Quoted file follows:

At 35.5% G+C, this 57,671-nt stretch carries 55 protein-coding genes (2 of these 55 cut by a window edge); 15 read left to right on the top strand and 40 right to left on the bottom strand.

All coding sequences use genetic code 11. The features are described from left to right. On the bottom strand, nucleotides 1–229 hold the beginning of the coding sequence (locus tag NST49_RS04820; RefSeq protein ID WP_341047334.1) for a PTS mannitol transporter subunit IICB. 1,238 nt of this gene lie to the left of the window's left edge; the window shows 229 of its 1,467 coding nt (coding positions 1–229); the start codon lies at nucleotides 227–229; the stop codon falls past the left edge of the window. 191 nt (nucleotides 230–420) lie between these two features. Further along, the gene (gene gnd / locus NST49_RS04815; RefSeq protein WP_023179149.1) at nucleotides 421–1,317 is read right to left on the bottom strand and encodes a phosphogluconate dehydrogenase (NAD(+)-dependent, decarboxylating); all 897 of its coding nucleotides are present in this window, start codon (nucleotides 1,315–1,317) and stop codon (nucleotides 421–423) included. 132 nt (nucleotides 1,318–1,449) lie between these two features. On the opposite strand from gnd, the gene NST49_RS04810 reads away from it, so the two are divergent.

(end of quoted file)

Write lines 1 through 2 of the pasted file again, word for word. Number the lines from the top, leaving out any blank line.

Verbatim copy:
At 35.5% G+C, this 57,671-nt stretch carries 55 protein-coding genes (2 of these 55 cut by a window edge); 15 read left to right on the top strand and 40 right to left on the bottom strand.

All coding sequences use genetic code 11. The features are described from left to right. On the bottom strand, nucleotides 1–229 hold the beginning of the coding sequence (locus tag NST49_RS04820; RefSeq protein ID WP_341047334.1) for a PTS mannitol transporter subunit IICB. 1,238 nt of this gene lie to the left of the window's left edge; the window shows 229 of its 1,467 coding nt (coding positions 1–229); the start codon lies at nucleotides 227–229; the stop codon falls past the left edge of the window. 191 nt (nucleotides 230–420) lie between these two features. Further along, the gene (gene gnd / locus NST49_RS04815; RefSeq protein WP_023179149.1) at nucleotides 421–1,317 is read right to left on the bottom strand and encodes a phosphogluconate dehydrogenase (NAD(+)-dependent, decarboxylating); all 897 of its coding nucleotides are present in this window, start codon (nucleotides 1,315–1,317) and stop codon (nucleotides 421–423) included. 132 nt (nucleotides 1,318–1,449) lie between these two features. On the opposite strand from gnd, the gene NST49_RS04810 reads away from it, so the two are divergent.